Introduction: Pinewood Derby Car

About: Student Maker - Design Technology @ UWCSEA East Singapore - Brown Design Workshop

In this Instructable, I will be illustrating the required steps to create a simple but fast Pinewood Derby Car. There is a lot of flexibility with each step in terms of design and application so don't worry if you do not have exactly the same equipment or materials that are pictured in this guide.

Safety Considerations: Ensure you are using proper PPE (glasses, gloves, ear muffs, etc) at all times and have the necessary supervision if required. Some of the machinery and tools used in this instructable require extreme care when handled.



  • Standard Issue Pine Block
  • 4x Nails (~2mm Diameter)
  • Acrylic Sheet (Black) - Or 4x MDF Wheels
  • Brasso Polish
  • Small Weights (I used steel bars)


  • Band Saw
  • Laser Cutter
  • Hand Drill
  • Hammer
  • Sandpaper
  • Shaft Sanding Machine

Step 1: Cutting Out the Frame

The first and perhaps the most important steps is to design and cut out the chasis. On the side of your pine block, sketch the general shape of desired car and use a band saw or any type of saw to cut out the chasis.

Next, in order to smooth out the car's shape, go over the surfaces with sandpaper smoothing out any rough or uneven edges.

Step 2: Further Chasis Edits

It is important to keep in mind that the center of mass of your car should be further back in order to maximise the starting GPE (gravitational potential energy) which will later convert to kinetic energy as your car is released down the track. This is why I wanted to make the front of the car as light as possible. Most races will have a weight limit for your car which is why moving weight from the front to the back is a good idea.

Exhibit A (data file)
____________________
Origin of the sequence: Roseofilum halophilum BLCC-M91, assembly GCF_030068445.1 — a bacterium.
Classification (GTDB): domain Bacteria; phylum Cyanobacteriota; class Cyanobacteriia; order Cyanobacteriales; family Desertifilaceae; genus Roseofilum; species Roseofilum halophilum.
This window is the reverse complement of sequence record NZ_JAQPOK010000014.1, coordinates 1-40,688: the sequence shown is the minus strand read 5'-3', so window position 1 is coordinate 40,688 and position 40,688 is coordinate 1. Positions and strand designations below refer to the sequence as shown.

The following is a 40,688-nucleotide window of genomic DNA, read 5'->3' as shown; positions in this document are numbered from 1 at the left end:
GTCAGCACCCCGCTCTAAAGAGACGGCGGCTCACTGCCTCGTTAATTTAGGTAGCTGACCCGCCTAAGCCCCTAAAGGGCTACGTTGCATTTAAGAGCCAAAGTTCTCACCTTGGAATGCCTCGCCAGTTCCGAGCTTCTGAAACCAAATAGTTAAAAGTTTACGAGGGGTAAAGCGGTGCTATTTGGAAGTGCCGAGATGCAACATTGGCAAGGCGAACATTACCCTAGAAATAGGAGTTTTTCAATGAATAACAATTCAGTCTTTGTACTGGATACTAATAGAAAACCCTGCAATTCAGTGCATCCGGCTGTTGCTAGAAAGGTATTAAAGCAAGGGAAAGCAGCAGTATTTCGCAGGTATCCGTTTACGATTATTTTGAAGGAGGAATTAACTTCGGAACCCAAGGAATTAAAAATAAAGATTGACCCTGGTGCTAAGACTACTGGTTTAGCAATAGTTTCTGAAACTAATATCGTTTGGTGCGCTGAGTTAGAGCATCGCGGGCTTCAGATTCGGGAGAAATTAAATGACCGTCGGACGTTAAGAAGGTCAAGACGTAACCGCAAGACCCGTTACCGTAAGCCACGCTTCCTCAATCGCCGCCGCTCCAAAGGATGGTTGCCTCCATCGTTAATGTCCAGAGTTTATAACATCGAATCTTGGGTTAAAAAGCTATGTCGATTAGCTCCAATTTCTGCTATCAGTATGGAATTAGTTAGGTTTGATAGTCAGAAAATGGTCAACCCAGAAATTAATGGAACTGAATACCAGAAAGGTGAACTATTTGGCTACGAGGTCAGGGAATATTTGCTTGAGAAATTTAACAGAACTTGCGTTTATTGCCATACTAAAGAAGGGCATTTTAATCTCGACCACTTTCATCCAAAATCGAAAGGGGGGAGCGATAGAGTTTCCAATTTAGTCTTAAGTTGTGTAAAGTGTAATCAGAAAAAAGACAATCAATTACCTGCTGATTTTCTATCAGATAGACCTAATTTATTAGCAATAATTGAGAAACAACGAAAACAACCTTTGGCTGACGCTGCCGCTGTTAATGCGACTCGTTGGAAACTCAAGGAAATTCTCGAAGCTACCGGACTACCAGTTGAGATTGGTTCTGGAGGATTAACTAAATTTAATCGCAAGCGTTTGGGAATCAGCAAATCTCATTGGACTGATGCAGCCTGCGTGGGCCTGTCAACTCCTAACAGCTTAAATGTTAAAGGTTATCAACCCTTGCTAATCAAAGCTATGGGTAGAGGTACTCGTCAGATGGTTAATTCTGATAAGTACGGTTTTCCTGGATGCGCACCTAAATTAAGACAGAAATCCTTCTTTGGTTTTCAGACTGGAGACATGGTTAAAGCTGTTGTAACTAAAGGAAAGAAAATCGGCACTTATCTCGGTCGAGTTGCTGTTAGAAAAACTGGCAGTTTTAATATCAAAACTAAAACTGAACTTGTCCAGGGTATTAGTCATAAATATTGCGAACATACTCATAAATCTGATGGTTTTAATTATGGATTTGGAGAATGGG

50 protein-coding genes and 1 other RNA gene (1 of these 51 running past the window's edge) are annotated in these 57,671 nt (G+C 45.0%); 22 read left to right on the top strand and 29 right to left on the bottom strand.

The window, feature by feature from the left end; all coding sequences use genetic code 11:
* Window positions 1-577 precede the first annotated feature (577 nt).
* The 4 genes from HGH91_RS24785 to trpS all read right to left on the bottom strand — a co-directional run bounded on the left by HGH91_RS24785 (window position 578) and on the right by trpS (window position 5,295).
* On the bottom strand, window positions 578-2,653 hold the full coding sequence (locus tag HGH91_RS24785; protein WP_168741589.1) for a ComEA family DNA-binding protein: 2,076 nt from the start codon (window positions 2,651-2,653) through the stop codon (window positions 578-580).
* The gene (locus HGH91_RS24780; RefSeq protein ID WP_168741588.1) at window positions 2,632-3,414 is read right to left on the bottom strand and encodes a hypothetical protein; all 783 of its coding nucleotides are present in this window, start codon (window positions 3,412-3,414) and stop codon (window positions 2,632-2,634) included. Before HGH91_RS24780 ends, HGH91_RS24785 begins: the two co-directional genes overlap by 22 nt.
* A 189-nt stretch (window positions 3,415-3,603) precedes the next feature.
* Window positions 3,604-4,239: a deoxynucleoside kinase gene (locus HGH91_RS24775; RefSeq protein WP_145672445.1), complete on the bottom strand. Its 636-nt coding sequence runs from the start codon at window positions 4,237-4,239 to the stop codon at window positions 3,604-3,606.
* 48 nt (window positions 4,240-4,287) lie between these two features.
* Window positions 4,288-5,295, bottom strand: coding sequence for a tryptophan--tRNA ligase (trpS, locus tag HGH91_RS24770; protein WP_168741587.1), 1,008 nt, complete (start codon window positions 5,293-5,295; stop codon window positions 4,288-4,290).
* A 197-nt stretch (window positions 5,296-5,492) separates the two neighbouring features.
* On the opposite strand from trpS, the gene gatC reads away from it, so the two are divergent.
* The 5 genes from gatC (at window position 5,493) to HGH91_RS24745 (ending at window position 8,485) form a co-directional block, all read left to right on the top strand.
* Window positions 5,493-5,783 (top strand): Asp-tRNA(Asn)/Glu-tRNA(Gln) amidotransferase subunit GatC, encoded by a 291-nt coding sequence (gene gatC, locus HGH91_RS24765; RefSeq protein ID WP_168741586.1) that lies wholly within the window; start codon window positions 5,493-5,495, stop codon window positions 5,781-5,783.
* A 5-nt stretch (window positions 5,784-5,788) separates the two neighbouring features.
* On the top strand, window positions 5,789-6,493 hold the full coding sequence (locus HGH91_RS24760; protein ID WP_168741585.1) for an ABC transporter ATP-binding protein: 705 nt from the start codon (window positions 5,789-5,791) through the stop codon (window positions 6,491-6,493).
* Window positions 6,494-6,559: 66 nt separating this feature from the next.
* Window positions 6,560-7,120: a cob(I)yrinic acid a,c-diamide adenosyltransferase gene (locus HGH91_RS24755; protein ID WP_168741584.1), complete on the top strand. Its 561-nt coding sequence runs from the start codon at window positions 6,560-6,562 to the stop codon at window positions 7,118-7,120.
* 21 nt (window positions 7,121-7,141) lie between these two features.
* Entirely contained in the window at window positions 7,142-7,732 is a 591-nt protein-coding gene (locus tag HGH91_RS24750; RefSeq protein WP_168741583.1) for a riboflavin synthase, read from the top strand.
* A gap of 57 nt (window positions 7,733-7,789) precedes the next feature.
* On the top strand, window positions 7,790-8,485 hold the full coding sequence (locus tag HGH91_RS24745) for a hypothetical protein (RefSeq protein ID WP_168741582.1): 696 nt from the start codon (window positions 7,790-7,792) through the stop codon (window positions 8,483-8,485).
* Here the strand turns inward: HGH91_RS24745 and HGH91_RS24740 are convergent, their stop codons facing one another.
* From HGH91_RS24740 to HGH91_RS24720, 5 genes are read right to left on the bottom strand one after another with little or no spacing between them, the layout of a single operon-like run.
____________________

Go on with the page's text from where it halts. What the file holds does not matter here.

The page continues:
First, I used french curves to trace out a section of the car of both sides evenly. I then used a band saw to cut out the rough shape and then switched to using a shaft sanding machine to smooth out the sides evenly.

Step 3: Wheels

The wheels are tricky to get right because any angle to the nail could be the difference between losing and winning a race. First, mark out the holes where the wheels will go. I placed the wheels 20 - 25mm from the front/back end of the car and about 5mm above the bottom edge of the car.

If you are looking to be precise, use a hand drill with a drill bit of 1mm diameter to drill a small guide hole for each nail in the marked wheel spots. Threading the nail through the wheel and hammering it in place will work as well, just be careful not to bend the nail.

Step 4: Increased Speed?

You should have a fully functioning car by now, however, if you are looking for speed, consider these tips.

1.Polish the nails - Doing this will reduce the coefficient of friction between the wheel and the nail (axel) which in turn will allow the wheels to turn more freely. This will help the car pick up speed as it hurtles down the track. First, sand the nail using sandpaper, and after, apply a polish or lubricant to help increase wheel spin.

2. Use Graphite - Graphite is a great lubricant and easily accessible to all. Just take a pencil and rub the graphite along the edge of the car where the wheel makes contact. This will help reduce the coefficient of friction between the wheel and the body of the car allowing the wheel to move more freely for increased speed.

3. Acrylic Wheels - If allowed by your competition, consider using acrylic wheels. They tend to be lighter and have a lower coefficient of friction compared to pine, thus reducing the force of friction between the wheels and the track. Unfortunately, this requires the use of a laser cutter to ensure wheel dimensions are precise with smooth edges.

Step 5: Weights

Finally, it is time to add whatever remaining weight you have left to your car. It is important to maximise your weight as it plays an important part in winning races. While all cars accelerate down the ramp at the same rate (acceleration due to gravity is independent of mass), more weight will increase the time your car retains that speed on the flat section as a result of the law of inertia.

I cut the steel bars to lengths that would allow me to maximise the weight placement on the car and place them at the back of the car. However, do not place the weights too far back as that may result in your car flying off the track if the center of mass is not in front of the back axel. I ended up drilling two holes into the body of the car in order to secure the weights properly (if they shift during the race, it may cause the car to wobble into the rail quite a bit which dramatically increases friction and slows down that car).

After your weights are placed, that's it! Enjoy the win :)